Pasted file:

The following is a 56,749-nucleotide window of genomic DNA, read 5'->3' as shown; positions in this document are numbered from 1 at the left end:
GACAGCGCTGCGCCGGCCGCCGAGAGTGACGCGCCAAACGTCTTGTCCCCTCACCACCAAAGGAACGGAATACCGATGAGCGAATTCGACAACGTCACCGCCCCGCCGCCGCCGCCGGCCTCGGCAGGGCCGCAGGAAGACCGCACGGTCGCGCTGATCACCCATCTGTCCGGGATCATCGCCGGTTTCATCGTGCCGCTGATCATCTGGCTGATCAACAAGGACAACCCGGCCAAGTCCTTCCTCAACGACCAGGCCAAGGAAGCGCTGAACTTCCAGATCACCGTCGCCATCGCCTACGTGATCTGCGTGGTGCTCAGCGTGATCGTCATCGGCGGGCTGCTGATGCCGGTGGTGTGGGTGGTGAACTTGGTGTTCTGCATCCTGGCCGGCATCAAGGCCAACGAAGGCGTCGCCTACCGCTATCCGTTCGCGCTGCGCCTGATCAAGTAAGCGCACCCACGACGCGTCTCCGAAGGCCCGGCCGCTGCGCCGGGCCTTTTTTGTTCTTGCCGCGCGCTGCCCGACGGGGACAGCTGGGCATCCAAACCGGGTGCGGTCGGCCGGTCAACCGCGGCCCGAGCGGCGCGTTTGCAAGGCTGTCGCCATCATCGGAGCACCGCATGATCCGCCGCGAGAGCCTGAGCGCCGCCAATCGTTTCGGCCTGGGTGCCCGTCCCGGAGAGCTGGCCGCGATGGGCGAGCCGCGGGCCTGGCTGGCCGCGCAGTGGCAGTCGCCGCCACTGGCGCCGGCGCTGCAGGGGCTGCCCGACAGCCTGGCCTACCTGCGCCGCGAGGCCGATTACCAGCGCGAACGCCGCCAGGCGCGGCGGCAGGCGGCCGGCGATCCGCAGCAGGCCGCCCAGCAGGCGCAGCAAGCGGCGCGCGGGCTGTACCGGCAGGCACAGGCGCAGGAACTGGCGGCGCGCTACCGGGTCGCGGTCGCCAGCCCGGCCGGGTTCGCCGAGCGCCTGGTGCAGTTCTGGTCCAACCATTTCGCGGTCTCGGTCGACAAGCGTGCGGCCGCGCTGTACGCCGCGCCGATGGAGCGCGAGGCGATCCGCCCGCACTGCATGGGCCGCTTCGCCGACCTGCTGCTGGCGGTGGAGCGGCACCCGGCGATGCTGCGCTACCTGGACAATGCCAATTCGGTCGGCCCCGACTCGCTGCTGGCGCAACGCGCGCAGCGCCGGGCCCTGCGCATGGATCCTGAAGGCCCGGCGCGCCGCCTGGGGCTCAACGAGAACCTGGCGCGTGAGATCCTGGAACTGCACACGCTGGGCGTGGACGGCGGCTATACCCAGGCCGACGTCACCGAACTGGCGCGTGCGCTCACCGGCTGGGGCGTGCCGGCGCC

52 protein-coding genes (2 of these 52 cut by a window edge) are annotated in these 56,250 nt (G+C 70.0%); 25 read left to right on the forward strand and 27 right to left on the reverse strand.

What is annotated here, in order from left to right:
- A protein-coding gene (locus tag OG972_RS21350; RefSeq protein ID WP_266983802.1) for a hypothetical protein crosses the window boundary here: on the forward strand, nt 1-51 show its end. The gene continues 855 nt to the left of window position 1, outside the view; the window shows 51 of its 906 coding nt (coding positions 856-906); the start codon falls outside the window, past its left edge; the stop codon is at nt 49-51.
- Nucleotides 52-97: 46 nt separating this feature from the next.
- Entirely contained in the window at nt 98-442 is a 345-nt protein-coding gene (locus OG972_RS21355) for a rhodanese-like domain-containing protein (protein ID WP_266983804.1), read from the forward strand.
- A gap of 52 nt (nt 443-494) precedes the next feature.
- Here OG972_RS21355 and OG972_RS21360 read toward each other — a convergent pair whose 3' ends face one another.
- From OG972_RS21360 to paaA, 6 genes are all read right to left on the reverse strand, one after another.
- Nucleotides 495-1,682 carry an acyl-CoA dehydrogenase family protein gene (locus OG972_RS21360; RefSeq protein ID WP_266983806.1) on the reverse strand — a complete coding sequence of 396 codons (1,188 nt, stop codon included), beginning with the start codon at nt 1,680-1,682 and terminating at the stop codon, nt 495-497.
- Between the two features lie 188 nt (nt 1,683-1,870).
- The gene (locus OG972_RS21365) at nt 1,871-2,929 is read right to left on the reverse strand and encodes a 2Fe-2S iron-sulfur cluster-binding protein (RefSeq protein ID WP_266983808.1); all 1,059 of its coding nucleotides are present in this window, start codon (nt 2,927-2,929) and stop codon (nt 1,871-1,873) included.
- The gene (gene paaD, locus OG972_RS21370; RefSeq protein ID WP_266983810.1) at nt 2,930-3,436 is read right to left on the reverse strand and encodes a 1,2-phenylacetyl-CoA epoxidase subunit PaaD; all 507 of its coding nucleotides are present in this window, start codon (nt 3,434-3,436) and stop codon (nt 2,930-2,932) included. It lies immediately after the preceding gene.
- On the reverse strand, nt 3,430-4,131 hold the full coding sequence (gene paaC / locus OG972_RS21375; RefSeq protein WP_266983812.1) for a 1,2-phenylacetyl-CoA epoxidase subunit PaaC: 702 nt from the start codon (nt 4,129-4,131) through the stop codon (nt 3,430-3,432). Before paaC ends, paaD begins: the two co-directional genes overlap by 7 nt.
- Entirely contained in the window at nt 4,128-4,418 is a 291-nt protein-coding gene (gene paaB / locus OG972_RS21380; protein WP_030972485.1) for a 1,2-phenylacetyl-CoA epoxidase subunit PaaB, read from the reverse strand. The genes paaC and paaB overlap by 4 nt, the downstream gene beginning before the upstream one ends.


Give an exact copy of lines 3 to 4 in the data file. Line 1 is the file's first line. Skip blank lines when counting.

52 protein-coding genes (2 of these 52 cut by a window edge) are annotated in these 56,250 nt (G+C 70.0%); 25 read left to right on the forward strand and 27 right to left on the reverse strand.

What is annotated here, in order from left to right: